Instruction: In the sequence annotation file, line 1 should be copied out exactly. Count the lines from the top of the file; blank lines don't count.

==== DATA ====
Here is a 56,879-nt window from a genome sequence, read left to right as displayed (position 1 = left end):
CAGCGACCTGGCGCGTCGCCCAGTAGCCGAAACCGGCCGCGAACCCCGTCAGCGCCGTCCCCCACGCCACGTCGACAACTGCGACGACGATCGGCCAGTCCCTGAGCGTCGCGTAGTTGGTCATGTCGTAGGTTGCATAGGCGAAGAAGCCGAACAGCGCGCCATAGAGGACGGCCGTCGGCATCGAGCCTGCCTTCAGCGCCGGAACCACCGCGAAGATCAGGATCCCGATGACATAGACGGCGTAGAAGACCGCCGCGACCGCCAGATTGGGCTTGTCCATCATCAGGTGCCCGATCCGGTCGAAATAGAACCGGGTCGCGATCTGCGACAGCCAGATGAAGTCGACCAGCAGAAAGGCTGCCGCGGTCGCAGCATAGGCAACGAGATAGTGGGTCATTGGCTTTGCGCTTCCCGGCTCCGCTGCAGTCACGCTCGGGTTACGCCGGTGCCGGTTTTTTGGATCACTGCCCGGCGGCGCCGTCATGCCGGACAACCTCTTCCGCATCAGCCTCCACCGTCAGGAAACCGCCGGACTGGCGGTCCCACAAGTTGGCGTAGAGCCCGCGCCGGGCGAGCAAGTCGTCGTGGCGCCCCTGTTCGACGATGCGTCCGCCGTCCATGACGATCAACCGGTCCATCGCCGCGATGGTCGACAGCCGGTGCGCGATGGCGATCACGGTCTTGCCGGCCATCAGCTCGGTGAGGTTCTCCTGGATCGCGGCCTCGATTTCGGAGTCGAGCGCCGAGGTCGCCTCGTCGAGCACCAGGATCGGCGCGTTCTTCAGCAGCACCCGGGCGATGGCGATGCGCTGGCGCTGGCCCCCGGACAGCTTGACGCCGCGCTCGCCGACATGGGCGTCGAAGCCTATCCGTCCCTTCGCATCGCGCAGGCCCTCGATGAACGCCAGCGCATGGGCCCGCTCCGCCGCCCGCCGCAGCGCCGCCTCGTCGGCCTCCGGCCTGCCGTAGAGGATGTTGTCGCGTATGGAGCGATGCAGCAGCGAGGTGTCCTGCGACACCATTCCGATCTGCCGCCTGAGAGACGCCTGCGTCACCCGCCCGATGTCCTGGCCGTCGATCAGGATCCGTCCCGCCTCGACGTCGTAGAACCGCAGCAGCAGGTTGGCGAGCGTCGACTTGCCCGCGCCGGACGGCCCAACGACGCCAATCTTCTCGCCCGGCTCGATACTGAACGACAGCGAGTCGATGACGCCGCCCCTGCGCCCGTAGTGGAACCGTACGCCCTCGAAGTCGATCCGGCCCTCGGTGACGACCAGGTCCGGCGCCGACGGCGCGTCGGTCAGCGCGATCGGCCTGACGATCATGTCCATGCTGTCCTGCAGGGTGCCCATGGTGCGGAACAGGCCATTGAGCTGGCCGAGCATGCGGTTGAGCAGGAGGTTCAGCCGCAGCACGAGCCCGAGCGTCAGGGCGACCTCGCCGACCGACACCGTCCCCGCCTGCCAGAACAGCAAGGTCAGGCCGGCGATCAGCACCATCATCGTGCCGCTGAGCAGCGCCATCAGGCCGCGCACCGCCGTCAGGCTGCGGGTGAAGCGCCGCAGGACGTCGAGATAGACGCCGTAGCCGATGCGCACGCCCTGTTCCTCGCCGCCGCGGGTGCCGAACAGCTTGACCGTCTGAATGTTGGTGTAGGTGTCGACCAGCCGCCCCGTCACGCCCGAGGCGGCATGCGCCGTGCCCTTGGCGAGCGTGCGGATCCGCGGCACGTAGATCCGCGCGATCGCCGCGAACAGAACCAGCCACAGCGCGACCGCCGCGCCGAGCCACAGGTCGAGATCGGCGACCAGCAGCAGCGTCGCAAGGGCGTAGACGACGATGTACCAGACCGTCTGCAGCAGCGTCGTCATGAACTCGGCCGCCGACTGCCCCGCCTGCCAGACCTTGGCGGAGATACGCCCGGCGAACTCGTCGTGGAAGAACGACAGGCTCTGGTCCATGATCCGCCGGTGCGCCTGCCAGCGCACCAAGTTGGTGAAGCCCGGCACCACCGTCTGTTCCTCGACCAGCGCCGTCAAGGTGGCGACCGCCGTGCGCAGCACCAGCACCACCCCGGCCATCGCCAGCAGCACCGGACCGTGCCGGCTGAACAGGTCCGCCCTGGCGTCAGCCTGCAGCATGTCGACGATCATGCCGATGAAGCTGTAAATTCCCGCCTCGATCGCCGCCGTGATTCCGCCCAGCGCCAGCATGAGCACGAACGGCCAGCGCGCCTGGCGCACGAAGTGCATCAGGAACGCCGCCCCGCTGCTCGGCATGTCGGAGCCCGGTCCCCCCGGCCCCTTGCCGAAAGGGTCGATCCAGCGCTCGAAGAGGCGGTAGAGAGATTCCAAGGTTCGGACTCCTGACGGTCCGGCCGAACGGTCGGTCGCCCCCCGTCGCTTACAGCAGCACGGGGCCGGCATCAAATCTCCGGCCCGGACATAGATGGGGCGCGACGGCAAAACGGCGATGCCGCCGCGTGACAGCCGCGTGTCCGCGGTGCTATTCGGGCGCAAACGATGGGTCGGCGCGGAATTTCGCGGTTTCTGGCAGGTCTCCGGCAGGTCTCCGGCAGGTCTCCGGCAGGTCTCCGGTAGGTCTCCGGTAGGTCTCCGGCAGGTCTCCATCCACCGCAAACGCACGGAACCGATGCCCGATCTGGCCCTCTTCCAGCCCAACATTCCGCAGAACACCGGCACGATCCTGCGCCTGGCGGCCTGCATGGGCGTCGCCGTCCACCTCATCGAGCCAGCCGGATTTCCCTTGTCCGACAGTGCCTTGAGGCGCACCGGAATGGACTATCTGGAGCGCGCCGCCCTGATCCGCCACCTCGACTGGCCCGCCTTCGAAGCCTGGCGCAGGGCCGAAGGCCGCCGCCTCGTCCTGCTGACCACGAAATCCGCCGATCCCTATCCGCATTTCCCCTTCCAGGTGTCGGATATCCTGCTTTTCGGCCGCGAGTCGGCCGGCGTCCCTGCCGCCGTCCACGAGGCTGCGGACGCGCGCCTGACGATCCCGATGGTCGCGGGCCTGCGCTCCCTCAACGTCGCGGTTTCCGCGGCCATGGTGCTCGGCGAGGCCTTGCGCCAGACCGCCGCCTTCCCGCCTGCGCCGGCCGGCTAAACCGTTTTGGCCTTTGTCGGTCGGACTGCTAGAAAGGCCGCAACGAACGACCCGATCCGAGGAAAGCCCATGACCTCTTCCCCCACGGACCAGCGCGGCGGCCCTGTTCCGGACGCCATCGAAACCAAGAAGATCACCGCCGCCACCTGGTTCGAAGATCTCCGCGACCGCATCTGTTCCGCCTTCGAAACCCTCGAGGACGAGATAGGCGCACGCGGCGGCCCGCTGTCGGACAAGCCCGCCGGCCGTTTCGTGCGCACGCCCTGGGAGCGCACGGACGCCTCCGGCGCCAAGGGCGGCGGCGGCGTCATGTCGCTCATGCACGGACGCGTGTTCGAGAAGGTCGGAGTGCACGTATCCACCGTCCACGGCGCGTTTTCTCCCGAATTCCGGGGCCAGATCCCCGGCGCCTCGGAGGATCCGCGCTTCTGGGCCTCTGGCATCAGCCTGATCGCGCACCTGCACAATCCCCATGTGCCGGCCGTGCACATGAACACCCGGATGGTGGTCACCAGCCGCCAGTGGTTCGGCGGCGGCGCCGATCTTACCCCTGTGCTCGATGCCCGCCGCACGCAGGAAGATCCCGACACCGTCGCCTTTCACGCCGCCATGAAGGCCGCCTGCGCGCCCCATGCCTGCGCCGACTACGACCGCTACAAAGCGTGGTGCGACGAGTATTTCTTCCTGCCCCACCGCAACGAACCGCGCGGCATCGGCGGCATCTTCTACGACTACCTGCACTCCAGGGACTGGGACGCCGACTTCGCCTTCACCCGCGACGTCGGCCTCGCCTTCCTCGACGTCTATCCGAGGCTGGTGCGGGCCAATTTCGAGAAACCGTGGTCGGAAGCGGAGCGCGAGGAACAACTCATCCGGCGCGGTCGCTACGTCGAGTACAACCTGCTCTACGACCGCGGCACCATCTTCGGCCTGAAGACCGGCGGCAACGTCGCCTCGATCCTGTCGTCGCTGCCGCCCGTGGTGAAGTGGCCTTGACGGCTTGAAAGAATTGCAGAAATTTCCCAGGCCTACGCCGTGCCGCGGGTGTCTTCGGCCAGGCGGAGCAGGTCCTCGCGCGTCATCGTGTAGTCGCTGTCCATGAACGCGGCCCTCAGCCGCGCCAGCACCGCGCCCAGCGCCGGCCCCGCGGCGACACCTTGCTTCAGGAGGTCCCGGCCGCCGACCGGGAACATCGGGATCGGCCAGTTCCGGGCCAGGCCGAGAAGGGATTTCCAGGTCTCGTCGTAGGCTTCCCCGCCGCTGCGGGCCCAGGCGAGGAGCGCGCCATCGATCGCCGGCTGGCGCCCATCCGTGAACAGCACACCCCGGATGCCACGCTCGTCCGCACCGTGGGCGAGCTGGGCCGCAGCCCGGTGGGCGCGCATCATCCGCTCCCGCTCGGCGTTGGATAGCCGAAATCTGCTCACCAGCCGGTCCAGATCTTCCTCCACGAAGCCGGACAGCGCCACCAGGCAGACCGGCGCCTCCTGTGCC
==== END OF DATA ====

Here is a 56,879-nt window from a genome sequence, read left to right as displayed (position 1 = left end):